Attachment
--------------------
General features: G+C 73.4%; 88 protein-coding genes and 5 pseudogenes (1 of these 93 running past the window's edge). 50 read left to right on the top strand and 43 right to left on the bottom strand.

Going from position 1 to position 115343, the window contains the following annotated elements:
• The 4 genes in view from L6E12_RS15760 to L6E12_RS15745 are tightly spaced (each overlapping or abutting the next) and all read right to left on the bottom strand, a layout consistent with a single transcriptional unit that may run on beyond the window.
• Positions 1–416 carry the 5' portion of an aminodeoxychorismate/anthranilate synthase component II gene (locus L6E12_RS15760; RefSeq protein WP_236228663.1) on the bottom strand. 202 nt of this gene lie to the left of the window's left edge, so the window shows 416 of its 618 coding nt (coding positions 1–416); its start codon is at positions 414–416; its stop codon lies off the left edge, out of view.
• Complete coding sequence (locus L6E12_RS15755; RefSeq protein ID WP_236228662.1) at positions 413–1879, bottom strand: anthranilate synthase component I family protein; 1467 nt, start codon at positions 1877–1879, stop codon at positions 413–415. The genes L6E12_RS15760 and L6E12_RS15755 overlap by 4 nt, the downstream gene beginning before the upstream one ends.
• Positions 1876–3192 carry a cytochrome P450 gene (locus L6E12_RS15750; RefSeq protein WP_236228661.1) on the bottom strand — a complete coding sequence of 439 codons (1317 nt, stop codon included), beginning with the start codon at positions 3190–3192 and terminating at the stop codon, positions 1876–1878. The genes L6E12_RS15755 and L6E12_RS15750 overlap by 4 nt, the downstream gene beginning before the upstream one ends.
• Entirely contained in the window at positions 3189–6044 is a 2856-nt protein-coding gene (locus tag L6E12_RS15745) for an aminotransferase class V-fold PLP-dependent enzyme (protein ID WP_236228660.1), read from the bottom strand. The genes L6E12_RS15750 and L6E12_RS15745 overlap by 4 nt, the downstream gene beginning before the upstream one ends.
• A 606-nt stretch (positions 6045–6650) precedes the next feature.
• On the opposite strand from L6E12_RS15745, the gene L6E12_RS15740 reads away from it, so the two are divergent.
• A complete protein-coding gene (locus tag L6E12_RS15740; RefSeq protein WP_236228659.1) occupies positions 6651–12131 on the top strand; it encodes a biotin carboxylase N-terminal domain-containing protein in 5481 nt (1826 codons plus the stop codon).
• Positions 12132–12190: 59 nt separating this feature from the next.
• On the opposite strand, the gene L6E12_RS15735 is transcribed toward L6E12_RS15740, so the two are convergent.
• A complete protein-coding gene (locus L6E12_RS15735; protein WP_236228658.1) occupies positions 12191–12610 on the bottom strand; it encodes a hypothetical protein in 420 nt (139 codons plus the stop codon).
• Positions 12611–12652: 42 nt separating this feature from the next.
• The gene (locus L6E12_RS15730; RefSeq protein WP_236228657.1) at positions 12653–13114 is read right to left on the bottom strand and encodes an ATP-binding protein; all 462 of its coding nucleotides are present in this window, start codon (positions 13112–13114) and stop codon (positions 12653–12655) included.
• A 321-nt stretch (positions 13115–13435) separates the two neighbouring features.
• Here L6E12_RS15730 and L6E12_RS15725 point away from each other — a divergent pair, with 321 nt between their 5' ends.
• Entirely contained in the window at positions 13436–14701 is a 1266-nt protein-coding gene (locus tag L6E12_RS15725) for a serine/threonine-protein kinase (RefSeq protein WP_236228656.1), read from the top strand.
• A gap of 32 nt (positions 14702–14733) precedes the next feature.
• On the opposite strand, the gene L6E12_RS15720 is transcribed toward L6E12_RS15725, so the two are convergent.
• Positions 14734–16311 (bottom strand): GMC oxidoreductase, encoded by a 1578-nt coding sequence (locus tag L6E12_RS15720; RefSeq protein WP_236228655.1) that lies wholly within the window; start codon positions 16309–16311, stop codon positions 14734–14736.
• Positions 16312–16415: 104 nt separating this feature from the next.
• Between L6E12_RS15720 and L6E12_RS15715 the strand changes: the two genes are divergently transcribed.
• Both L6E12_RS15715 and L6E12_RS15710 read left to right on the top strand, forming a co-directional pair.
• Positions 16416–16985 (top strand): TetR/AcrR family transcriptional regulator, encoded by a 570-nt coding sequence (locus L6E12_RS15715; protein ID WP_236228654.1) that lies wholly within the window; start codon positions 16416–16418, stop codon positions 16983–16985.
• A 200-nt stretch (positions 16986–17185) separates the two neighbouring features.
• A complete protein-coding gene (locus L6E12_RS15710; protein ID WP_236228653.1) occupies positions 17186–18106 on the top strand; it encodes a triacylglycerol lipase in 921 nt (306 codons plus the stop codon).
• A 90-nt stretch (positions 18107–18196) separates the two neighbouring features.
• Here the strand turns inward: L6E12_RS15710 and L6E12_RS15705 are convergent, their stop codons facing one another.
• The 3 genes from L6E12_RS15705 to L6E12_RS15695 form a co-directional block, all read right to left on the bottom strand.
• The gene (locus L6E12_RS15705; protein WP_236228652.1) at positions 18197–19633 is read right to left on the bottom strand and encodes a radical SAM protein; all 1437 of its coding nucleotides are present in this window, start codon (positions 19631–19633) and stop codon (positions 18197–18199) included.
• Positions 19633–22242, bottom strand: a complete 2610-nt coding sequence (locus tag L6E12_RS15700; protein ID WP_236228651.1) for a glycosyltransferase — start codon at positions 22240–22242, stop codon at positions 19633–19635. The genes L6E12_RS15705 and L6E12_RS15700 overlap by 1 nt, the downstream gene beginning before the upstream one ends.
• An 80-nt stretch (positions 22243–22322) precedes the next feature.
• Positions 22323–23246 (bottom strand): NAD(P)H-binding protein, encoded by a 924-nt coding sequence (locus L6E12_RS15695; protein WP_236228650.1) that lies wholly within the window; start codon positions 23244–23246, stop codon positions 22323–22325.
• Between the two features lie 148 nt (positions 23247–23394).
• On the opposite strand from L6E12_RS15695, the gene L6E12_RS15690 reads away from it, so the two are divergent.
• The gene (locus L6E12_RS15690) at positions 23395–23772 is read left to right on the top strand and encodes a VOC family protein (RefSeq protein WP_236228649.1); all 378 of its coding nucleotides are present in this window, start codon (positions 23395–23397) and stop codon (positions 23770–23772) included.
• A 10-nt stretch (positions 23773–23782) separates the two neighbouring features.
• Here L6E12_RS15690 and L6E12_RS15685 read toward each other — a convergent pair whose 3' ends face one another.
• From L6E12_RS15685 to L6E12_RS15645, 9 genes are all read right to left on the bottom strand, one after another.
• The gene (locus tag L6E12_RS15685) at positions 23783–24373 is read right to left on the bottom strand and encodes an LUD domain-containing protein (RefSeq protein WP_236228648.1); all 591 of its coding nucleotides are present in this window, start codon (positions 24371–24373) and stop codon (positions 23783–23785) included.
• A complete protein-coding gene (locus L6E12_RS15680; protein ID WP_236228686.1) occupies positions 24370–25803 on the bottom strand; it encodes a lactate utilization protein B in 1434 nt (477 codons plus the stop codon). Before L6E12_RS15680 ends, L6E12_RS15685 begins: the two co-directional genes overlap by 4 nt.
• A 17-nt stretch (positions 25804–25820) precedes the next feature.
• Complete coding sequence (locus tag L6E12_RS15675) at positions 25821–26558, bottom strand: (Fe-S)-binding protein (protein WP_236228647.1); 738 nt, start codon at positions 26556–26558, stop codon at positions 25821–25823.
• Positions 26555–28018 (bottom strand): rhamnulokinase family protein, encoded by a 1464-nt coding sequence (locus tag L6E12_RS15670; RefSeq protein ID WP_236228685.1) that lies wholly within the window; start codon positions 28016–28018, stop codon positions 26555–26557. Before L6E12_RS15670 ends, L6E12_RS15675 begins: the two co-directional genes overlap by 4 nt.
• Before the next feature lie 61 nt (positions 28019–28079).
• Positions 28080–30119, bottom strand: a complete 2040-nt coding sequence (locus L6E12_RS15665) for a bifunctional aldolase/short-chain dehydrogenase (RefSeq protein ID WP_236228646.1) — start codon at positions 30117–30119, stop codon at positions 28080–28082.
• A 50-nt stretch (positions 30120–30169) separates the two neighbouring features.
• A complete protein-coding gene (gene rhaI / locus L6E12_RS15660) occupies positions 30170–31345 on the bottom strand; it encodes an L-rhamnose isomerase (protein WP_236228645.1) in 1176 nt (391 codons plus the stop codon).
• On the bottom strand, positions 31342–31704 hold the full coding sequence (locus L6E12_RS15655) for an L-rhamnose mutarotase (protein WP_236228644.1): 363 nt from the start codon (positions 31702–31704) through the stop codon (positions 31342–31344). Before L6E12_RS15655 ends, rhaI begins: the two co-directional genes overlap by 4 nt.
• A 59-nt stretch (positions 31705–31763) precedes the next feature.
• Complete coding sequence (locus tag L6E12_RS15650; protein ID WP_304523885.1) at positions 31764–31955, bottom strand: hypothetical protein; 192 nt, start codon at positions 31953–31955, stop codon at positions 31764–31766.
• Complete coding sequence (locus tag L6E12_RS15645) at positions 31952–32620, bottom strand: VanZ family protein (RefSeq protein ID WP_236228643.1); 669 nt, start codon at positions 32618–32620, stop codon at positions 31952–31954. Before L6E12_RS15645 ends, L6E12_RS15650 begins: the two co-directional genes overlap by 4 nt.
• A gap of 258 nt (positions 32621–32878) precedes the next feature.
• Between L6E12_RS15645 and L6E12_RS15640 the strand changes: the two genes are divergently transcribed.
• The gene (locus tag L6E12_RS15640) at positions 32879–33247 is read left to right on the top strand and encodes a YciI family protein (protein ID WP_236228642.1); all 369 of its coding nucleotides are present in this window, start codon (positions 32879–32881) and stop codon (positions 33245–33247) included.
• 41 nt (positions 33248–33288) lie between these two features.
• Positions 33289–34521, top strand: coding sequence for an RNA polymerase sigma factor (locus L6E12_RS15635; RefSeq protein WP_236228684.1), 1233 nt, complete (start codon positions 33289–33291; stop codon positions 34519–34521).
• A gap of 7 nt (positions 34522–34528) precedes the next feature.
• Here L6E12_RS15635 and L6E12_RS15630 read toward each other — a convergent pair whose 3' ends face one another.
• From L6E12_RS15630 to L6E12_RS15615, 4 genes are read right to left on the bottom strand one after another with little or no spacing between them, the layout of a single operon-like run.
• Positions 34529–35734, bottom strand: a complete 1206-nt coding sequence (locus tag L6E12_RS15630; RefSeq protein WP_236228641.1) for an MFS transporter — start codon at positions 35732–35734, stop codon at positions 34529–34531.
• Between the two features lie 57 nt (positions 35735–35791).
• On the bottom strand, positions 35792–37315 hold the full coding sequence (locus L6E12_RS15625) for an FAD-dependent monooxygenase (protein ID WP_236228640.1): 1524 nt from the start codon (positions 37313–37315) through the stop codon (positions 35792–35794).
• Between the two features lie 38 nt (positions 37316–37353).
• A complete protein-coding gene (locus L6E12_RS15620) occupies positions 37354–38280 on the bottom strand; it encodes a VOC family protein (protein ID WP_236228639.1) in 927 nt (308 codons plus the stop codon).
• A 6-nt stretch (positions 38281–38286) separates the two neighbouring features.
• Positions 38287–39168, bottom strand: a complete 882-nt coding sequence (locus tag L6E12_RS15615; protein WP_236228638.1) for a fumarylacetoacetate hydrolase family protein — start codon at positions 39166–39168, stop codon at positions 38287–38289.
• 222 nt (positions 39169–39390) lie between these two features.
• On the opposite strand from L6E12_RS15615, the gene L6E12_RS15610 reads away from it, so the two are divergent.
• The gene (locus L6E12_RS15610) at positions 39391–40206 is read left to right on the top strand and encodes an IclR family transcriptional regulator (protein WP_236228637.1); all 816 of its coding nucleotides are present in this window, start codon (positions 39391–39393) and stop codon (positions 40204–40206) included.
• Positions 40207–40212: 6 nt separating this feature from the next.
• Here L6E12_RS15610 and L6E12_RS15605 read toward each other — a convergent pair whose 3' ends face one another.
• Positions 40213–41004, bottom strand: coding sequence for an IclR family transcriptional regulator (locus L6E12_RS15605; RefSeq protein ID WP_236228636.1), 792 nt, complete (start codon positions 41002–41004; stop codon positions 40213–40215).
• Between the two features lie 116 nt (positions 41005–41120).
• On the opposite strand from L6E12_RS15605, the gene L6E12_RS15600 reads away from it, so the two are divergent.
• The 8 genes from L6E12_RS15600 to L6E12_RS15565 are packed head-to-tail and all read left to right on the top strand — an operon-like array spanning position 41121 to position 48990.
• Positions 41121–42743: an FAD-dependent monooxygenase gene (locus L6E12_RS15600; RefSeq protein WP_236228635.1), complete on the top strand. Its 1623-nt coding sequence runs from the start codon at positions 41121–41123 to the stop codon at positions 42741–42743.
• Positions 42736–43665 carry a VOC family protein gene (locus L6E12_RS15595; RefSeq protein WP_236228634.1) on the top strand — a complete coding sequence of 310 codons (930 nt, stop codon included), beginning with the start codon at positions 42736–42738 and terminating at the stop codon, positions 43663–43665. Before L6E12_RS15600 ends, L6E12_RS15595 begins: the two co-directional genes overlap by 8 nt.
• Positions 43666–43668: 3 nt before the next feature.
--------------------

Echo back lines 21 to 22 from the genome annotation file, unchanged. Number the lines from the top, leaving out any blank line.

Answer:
• Positions 14734–16311 (bottom strand): GMC oxidoreductase, encoded by a 1578-nt coding sequence (locus tag L6E12_RS15720; RefSeq protein WP_236228655.1) that lies wholly within the window; start codon positions 16309–16311, stop codon positions 14734–14736.
• Positions 16312–16415: 104 nt separating this feature from the next.